The Best Cycling Gear of 2015

Photo: Zach Dischner

Photo: Zach Dischner

As you know, our gear reviews aren’t sponsored. We get a lot of gear and, quite frankly, we test the hell out of stuff.

This year was no exception: we took gear on a cycling trips in downtown Toronto and Ottawa, as well as biking excursions in Washington (Duthie Hill Mountain Bike Park in Issaquah and then on Galbraith Mountain in Bellingham). And while it’s true that some of the gear just didn’t make it, we found some things that we absolutely love — items that we know will be with you for a long, long time and many wild adventures.

We tested out a bunch of cycling gear, which were scored based on functionality, design, durability and innovation. You can sleep soundly knowing that this is the best cycling gear of 2015 that we tested:

Deuter Giga Bike Cycling Back Pack ($145)

IMG_3407When this bag first arrived, we were admittedly not excited. The bulky straps and Airstripes along the back made us wonder how this pack would fare on a cyclist in the city. We were wrong, and we’re sorry.

Turns out the Airstripes gently lift the pack to eliminate cycling back-sweat—an issue that plagues cyclists, and the Giga Bike’s shoulder multi-adjustable straps and hip belt comfortably hold the pack in place. After apologizing to the Deuter’s Giga Bike pack for our hasty misjudgement, this pack quickly became our top pick for daily schlepping.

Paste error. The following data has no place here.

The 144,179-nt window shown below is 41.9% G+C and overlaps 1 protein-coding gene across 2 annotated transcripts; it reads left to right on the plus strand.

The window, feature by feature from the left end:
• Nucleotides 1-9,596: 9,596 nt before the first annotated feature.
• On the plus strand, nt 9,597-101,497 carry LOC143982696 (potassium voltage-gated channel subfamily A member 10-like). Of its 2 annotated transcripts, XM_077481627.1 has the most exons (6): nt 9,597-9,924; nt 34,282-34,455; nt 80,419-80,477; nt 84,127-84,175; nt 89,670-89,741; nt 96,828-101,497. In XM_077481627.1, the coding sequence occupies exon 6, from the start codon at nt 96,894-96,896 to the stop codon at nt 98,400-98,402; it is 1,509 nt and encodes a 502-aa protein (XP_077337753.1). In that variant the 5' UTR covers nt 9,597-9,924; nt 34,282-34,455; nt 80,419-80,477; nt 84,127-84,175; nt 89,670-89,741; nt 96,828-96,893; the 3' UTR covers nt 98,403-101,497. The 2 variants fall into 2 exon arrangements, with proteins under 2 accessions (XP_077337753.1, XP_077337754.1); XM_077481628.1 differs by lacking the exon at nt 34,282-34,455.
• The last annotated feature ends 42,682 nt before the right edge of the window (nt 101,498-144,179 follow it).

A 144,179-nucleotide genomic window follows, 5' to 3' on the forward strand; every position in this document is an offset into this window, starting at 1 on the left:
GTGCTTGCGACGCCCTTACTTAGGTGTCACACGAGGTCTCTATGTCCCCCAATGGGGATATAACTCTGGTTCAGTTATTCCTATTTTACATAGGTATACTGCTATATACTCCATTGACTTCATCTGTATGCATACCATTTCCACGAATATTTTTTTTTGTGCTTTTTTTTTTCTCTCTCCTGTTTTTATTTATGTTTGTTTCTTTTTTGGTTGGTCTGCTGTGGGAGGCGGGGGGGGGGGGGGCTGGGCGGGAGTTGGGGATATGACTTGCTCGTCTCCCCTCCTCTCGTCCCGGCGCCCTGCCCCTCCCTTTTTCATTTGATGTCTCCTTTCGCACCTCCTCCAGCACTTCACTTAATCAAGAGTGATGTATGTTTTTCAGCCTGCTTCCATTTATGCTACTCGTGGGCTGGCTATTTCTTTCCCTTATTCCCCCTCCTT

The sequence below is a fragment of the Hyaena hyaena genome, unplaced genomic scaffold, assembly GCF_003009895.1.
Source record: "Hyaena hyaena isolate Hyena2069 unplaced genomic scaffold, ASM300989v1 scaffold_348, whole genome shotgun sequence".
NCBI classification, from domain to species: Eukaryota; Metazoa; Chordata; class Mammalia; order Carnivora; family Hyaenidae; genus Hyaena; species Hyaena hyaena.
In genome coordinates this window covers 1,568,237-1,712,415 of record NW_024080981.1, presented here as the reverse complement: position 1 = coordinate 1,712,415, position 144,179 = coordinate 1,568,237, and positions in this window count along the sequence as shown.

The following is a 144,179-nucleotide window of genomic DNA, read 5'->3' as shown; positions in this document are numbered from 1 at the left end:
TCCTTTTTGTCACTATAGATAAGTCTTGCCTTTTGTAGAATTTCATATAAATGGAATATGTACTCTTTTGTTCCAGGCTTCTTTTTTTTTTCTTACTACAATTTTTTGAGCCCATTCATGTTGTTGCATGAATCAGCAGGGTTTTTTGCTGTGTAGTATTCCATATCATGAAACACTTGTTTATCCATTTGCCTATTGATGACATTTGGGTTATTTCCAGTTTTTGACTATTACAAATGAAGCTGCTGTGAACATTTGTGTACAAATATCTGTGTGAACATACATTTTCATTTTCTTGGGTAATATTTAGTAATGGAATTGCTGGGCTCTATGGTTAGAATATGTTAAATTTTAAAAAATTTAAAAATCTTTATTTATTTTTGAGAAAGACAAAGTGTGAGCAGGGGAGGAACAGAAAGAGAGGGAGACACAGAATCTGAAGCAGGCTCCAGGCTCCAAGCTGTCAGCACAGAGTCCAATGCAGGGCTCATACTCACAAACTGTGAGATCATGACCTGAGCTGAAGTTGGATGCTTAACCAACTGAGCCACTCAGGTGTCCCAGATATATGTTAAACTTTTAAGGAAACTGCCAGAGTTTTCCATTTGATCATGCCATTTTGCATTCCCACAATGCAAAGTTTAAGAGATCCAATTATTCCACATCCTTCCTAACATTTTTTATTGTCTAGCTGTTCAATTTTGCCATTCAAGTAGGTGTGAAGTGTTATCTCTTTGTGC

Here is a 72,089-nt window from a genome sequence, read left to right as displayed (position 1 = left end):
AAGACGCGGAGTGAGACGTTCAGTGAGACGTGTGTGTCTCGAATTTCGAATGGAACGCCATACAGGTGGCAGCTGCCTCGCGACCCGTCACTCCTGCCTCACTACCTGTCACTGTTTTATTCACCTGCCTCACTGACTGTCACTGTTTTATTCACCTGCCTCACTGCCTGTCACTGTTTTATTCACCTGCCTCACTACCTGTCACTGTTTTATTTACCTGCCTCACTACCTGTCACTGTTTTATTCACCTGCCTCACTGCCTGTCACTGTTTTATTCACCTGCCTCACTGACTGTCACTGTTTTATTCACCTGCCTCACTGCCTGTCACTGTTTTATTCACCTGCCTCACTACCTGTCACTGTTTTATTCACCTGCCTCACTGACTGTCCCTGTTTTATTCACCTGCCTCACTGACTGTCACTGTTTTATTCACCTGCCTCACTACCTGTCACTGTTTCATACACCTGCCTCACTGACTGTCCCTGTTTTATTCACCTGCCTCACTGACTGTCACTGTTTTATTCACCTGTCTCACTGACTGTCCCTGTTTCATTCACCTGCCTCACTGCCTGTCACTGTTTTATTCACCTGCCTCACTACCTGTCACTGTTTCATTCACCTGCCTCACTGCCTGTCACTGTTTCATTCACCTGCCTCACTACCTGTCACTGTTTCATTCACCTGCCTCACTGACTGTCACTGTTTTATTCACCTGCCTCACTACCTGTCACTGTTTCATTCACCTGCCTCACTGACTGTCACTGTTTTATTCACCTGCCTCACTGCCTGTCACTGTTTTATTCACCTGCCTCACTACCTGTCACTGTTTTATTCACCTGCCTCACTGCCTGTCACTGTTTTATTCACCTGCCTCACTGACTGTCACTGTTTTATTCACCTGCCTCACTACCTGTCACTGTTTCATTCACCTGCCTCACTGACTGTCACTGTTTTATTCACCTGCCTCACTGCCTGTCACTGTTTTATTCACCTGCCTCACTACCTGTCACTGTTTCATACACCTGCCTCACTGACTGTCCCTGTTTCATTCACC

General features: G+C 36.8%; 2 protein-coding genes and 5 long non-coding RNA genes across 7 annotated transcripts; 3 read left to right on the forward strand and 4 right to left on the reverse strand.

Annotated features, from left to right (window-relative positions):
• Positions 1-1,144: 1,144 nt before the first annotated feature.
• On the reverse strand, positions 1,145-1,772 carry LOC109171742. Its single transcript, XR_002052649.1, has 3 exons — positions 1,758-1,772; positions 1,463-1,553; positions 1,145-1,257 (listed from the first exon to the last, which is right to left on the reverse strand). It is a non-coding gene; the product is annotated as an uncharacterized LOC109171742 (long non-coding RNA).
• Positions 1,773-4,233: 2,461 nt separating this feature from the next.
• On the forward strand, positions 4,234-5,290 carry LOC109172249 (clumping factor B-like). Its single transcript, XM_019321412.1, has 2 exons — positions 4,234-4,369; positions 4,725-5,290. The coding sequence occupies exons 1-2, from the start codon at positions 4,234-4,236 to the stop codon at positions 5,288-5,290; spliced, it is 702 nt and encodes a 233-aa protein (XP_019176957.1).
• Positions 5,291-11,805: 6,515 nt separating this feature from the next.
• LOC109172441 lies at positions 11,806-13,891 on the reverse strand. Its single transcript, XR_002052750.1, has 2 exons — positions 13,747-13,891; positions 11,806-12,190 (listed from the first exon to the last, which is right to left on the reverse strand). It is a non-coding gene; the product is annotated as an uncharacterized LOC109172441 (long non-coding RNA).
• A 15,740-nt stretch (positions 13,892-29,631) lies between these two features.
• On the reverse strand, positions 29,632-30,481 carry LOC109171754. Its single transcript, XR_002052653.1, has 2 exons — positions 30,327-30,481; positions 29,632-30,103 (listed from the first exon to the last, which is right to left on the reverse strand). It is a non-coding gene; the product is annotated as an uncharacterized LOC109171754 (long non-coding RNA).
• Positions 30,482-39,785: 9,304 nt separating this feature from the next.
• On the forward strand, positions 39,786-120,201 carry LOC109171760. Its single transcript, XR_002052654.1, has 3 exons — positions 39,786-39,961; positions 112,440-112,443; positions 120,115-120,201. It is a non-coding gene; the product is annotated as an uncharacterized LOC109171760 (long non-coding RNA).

What we loved: It makes a heavy load feel like nothing. Though it holds a whopping 28 litres (which we filled) and features a padded laptop compartment (which we also filled), you hardly notice the weight on your back. On lighter load days we used the side compression straps to synch the pack up to a smaller flatter size. It’s a cycling miracle.

The pack’s main compartment easily fits a day’s worth of gym clothes, shoes, and a packed lunch. The front compartment is absolutely kitted out with a larger storage pouch, organizer pocket for wallets and phones, and a clip so you can finally find your house keys. Oh, and there’s a rain cover and helmet holder to keep your hands free and dry.

IMG_3404If we could change one thing: Nothing—okay, maybe add a place to attach a rear bike light but this space is better used apologizing again for underestimating this thoughtful, durable cycling pack.

Rating: All the stars!

Team DuVine Cycling Shorts ($85) and Jersey ($75) made by VOmax

bike-shortsWhen I first started mountain biking several years ago, not only did I have to get used to riding over logs and roots and rocks, I had to get used to my saddle. After every ride, I was so bruised and sore. I really wish I had this chamois back then because the ones I owned barely provided any padding at all. I wore this Team DuVine chamois on a recent trip to Washington, first at Duthie Hill Mountain Bike Park in Issaquah and then on Galbraith Mountain in Bellingham (after washing it, of course). Some of these trails provided some pretty gnarly, jarring bumps over the technical stuff, but I have to say, I didn’t feel them at all!